Pleurisy, fracture at elbow, scalded buttocks, horse bite – who knew that a list of ailments on a hospital’s patient register could be so gripping? The one I found in my holiday accommodation (newly renovated Winsford Cottage Hospital in Devon) told the stories of people from a dozen local parishes. Within its handwritten pages I read of first world war soldiers with trench fever, second world war evacuees with asthma, plus farmers, labourers, cooks and teachers who had contrived to injure themselves in all manner of ways – and scores upon scores of women giving birth. Encouragingly, the patients whose discharge date is followed by the remarks “Cured”, “Much benefited” or “Satisfactory” far outnumber those with the more solemn “Died”.
That would doubtless have pleased Maria Medley. She was the wealthy benefactor who built what is now the Winsford Centre at Halwill Junction, 10 miles from Okehampton in 1899-1900 as a memorial to her husband George, who had passed away the previous year. In doing so, she transformed the lives of locals who couldn’t afford to call a doctor and often died of curable illnesses as a result. Back then, this part of Devon was busy. Halwill Junction takes its name from a now-disappeared railway station where lines from Barnstaple, Padstow, Bude and Exeter converged until Dr Beeching axed the lot in the 1960s. Unusually for such a rural village, it’s still easily accessible by public transport – I took a bus from Exeter St David’s station, passing Dartmoor on the way.
Winsford’s designer was CFA Voysey, a friend of the Medleys and one of the most influential arts and crafts architects of his day. He almost exclusively designed grand houses, which explains why Winsford (with its striking triple gables and long band of mullioned windows) looks decidedly unlike a hospital. Barbara, the property’s housekeeper, pointed out to me that he’d even taken the trouble to make all the doors deliberately wide and low, “so they didn’t remind people of the shape of coffins”. It’s no wonder many of those who came to view the hospital when it opened in 1900 wrote in the visitors’ book that they wished they could live in it.
I found the interior oddly reminiscent of an early video game. Standing in the entrance hall I faced a long, wide corridor with myriad identical doors off it and no way of knowing what was behind them, until I pushed down on their latches and peered in. Along with four bedrooms, I discovered a tiny study, three bathrooms (two of which had baths, in one of which I later enjoyed gloriously languorous soaks), a flashily equipped kitchen, a delightfully formal dining room and a lounge with sofas so generously proportioned that I could almost have disappeared into them. Blissfully, there was neither a television nor wifi. In their place I found a library curated by one of the Landmark Trust’s librarians, a chronicle of the hospital written by historian Caroline Stanford, and that fascinating register of patients.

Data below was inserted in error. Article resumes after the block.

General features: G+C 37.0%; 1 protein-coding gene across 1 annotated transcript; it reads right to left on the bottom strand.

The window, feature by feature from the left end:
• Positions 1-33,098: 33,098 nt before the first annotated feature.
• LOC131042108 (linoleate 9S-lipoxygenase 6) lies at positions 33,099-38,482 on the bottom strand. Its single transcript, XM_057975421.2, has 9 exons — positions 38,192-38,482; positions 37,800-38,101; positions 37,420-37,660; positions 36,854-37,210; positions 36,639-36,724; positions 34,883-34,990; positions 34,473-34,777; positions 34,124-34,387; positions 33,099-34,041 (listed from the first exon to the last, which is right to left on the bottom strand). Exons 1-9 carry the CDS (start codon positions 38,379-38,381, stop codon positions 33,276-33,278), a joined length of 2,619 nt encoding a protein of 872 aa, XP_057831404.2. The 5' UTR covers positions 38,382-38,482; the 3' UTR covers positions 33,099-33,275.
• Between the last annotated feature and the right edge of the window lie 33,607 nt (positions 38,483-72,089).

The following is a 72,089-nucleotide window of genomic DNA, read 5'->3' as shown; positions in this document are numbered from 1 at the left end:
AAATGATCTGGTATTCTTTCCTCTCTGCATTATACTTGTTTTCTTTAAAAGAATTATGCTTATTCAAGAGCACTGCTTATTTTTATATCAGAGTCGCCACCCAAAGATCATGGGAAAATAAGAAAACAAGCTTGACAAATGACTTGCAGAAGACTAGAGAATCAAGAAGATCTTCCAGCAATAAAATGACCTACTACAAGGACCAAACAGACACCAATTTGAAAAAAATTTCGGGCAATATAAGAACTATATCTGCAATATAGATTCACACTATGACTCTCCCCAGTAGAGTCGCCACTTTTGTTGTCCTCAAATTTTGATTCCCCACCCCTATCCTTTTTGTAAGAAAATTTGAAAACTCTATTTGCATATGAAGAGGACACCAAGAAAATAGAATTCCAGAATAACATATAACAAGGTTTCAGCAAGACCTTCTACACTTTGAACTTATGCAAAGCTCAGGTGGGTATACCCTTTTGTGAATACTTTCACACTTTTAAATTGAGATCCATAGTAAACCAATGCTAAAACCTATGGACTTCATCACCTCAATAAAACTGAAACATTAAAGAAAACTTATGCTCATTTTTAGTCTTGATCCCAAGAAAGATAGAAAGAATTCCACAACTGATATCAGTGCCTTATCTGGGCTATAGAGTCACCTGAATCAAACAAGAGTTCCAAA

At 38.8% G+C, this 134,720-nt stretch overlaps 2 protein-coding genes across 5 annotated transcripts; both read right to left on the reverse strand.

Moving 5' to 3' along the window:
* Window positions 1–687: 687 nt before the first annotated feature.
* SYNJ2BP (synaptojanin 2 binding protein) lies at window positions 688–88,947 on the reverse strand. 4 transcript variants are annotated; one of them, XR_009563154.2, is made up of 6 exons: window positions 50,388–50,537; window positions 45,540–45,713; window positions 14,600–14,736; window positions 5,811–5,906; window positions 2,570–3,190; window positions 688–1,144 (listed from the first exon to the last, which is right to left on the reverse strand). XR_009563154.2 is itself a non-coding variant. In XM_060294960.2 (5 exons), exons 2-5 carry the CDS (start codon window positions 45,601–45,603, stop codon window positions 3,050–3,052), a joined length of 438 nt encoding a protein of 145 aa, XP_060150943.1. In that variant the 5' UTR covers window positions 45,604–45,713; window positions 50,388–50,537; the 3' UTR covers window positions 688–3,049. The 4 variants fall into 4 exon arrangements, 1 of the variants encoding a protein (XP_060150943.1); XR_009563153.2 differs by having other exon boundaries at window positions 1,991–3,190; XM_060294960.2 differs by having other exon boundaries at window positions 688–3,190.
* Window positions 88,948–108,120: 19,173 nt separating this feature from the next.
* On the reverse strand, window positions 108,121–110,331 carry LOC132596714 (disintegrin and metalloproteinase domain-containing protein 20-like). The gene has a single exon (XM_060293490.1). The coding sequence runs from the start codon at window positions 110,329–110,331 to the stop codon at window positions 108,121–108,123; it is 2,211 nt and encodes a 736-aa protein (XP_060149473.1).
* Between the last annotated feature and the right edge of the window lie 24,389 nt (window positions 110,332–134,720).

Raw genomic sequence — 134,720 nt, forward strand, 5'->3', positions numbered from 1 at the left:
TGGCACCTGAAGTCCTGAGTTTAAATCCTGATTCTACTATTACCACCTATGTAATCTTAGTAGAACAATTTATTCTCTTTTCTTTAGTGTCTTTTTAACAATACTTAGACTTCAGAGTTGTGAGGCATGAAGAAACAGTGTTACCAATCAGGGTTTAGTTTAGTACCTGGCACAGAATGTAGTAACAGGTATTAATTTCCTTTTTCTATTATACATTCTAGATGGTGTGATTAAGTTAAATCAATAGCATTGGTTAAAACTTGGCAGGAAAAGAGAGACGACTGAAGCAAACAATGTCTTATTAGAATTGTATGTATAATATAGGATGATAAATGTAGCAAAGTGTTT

It was difficult to believe that the building – which closed in 1998 – had been in a state of advanced decay as recently as last year, when the Landmark Trust took it over. Using skilled local tradesmen and volunteers, it took Winsford back to how it would have looked in 1914, when its seven beds began to be filled by wounded and ailing soldiers. Cement was removed to reveal the sand-coloured mosaic floor; the Cornish Delabole slate roof was overhauled; the original fireplaces (decorated with Voysey’s celebrated elongated hearts) were carefully preserved; and the white-and-dark-green colour scheme was reinstated. In all, the trust spent £1.5m on restoration, creating an extensive holiday property while maintaining the east wing for community use (here one room has been mocked up as an early-20th-century ward).
The overall effect is of remarkable tranquillity. The elegance of the furniture, the soothing hues, the lack of clutter and the peace and quiet combined to lull me into a state of equanimity. From the kitchen I idly watched a flock of fieldfares landing, taking off and landing again in the field opposite. And every time I walked down the corridor I imagined nurses in starched cotton quietly going about their work with reassuring efficiency.
The village beyond Winsford’s doors runs to a little store, an ironmongers and a lively pub, the Junction Inn, where I popped in for a drink one evening. During the day, I foraged chestnuts and wandered along one of the former railway lines, now a bridleway. It took me through a nature reserve and into Cookworthy Forest, where a treecreeper defied all my attempts to photograph it.
I returned to sit in the sunshine on the hospital’s long veranda, to sip tea and nibble at a slice of toast, listen to the birdsong and imagine myself one of the patients of long ago, just about well enough for Sister to suggest some gentle recuperation in the health-giving fresh air. And if the outside world, with all its noise, panics and alarums is in some sense a disease, perhaps indeed I was a patient. Certainly, by the time I left, I felt that Winsford had done me a power of good.